India’s premier space agency – the Indian Space Research Organisation (ISRO), after buoying its successful launch of its precious the South Asia Satellite last month, is now gearing up for setting off its heaviest rocket by the end of June this year.
As announced by ISRO’s current Director, AS Kiran Kumar in a recent official press release, the agency will be conducting the Maiden launch of its 640-tonne rocket – Geosynchronous Satellite Launch Vehicle-Mark III (GSLV Mk III) which is said to be agency’s heaviest rocket in the first week of June this year.
“GSLV Mark-III is on the card and will hit the orbit soon. We are gearing up for its maiden launch. All the systems are already installed at the launch site of Sriharikota, and the integration is currently on the move,” AS Kiran Kumar told reporters while giving glimpses about Geosynchronous Satellite Launch Vehicle Mark-III. “The entire process of collecting and assembling its multiple phases and stages, followed by the integration of the satellite into the heat shield are on the go,” added Mr Kiran Kumar.
The most notable aspect of GSLV Mark-III rocket is that its primary and massive cryogenic engine, which is developed by Space scientists at ISRO. This is the first time that the cryogenic engine is powering the rocket. Since last 12 years, ISRO is busy on preparing its heaviest rocket, and now the 12-years mission seems to be rewarding in this June. As planned by ISRO, GSLV Mk III rocket, carrying the high-end communication satellite GSAT-19 will take off from the launch site of Sriharikota in the first week of June.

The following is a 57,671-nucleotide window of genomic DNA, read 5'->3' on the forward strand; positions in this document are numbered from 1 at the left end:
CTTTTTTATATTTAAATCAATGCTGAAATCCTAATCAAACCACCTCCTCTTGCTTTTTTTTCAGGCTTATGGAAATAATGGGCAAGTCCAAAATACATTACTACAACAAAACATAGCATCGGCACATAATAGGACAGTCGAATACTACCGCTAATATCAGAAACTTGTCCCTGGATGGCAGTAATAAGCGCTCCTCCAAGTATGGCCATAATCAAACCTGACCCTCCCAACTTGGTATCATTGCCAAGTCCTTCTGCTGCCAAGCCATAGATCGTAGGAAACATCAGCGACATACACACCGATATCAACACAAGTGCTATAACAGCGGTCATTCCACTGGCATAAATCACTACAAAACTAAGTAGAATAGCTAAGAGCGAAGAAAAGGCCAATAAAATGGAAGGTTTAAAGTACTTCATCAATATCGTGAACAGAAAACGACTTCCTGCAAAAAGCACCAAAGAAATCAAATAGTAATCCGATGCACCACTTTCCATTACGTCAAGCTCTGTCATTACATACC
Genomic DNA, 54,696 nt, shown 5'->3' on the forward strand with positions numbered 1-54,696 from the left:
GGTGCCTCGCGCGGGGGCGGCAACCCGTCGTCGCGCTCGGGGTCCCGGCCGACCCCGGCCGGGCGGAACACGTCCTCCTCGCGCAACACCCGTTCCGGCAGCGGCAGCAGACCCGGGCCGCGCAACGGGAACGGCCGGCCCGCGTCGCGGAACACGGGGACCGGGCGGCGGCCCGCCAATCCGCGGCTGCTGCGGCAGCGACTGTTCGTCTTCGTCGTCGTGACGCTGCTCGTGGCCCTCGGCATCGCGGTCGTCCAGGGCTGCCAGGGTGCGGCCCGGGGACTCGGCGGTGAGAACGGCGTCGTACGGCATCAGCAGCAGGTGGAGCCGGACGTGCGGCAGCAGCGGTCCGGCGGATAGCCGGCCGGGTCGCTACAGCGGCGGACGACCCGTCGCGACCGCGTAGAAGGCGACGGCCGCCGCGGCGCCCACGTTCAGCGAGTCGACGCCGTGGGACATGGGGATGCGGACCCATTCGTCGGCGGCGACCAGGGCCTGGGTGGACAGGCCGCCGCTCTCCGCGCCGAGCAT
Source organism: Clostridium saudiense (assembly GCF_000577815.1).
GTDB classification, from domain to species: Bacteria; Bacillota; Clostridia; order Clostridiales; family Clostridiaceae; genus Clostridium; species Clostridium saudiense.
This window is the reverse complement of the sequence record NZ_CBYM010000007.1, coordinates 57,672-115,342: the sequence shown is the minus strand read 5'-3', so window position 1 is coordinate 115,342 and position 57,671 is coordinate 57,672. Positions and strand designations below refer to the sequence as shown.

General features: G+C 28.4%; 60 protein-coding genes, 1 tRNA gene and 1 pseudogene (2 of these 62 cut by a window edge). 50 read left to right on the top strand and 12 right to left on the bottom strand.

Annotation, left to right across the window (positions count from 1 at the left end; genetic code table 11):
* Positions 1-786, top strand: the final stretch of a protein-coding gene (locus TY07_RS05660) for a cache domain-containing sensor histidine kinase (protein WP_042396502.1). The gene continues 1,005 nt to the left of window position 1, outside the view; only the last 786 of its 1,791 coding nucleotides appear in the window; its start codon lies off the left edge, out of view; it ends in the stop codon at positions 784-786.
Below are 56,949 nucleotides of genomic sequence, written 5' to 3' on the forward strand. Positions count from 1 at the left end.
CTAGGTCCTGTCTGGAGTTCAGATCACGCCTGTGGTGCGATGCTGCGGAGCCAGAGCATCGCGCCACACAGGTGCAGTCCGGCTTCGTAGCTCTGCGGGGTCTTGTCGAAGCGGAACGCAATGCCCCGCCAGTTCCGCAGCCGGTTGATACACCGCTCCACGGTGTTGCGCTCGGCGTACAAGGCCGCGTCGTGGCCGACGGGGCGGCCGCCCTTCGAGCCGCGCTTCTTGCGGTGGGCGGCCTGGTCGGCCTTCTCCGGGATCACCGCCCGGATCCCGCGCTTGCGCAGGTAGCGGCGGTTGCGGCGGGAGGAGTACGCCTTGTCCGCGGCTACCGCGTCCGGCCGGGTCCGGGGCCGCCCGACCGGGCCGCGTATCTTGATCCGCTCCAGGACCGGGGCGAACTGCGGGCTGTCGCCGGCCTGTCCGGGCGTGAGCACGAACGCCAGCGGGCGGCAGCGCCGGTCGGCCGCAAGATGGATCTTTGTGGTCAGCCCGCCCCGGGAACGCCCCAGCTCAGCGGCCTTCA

GSLV Mark-III is one of ISRO’s most powerful launch vehicle, which is specially designed to lift off the heavy communications satellites – GSAT-19, weighing more than 2.2 tonnes of space. As said by Kiran Kumar, the agency, after launching the 2.2-tonne weight satellite, will aim at sending off satellites up to four tonnes to space and even beyond in the Indian soil itself. The technological breakthroughs on lithium ion batteries, done by ISRO are essential for the agency’s future space programme regarding the cut off of expenses. However, it still requires reasonable efforts of global industry to make its real for reducing costs, added Kiran Kumar.